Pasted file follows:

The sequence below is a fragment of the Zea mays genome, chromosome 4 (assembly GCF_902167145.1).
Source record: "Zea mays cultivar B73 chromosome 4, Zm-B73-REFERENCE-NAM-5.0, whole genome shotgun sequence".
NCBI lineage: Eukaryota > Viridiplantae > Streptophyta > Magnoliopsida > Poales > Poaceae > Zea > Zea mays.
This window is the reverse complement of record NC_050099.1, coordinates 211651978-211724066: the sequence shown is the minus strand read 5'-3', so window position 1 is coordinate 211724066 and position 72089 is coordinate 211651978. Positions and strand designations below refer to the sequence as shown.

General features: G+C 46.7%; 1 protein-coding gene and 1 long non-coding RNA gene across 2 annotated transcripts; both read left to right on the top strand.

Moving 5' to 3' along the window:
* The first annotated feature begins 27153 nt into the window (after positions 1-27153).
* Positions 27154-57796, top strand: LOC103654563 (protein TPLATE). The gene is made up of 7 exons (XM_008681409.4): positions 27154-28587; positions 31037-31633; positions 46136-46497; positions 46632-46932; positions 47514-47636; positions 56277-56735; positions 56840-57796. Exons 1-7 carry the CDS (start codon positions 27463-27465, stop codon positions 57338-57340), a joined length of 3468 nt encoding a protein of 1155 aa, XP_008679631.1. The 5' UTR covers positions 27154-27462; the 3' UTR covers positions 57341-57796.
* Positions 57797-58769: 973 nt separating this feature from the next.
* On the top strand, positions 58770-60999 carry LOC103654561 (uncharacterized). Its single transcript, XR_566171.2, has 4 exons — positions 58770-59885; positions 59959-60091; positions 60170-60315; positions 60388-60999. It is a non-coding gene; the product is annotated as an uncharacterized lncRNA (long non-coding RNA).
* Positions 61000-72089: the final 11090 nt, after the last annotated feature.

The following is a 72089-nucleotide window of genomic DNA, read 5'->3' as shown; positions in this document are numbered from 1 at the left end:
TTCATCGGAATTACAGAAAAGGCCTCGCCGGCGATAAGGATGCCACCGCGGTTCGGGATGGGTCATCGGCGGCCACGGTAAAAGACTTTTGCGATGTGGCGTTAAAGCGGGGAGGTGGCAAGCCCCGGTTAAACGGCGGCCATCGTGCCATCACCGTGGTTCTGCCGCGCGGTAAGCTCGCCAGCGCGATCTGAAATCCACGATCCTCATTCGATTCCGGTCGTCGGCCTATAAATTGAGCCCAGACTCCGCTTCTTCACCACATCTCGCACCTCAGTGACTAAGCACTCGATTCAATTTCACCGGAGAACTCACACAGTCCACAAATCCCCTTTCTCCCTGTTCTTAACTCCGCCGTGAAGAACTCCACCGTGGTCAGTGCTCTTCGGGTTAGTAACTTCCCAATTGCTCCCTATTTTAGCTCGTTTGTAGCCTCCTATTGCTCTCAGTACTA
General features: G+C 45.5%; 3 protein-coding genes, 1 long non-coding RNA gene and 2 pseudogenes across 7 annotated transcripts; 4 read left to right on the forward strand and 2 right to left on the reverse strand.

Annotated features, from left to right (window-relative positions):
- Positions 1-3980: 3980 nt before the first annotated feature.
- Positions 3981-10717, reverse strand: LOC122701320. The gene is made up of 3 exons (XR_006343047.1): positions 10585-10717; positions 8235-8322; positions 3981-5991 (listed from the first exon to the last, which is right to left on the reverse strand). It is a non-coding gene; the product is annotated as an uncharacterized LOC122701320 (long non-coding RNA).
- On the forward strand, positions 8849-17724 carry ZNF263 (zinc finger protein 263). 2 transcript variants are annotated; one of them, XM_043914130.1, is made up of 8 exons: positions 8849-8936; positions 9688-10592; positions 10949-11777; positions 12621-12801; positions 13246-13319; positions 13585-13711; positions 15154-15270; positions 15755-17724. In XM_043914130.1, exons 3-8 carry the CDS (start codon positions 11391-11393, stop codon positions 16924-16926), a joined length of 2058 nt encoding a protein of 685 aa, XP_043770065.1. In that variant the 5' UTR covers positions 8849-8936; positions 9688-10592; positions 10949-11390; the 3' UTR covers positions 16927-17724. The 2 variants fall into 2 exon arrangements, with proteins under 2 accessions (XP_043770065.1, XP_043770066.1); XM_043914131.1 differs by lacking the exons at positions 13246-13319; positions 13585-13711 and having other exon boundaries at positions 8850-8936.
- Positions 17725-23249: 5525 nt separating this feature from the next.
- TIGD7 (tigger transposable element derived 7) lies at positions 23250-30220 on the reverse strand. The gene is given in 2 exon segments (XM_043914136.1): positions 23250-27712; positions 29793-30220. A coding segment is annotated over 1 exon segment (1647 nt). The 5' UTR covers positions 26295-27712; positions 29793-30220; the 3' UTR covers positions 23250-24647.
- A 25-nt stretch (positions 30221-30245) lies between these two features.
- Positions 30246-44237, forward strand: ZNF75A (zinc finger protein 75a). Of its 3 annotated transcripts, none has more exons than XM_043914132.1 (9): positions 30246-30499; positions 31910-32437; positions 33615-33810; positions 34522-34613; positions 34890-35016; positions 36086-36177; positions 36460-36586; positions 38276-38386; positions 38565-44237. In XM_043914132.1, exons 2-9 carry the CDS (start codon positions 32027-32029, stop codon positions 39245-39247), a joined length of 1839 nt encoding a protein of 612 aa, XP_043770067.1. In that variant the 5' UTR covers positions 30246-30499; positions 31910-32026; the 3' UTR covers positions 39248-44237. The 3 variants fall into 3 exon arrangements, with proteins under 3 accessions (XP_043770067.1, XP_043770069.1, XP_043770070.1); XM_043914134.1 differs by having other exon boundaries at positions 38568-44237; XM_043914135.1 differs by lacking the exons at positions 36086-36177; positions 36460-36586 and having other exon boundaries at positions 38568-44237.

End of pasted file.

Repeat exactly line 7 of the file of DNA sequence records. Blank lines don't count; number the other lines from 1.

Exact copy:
* The first annotated feature begins 27153 nt into the window (after positions 1-27153).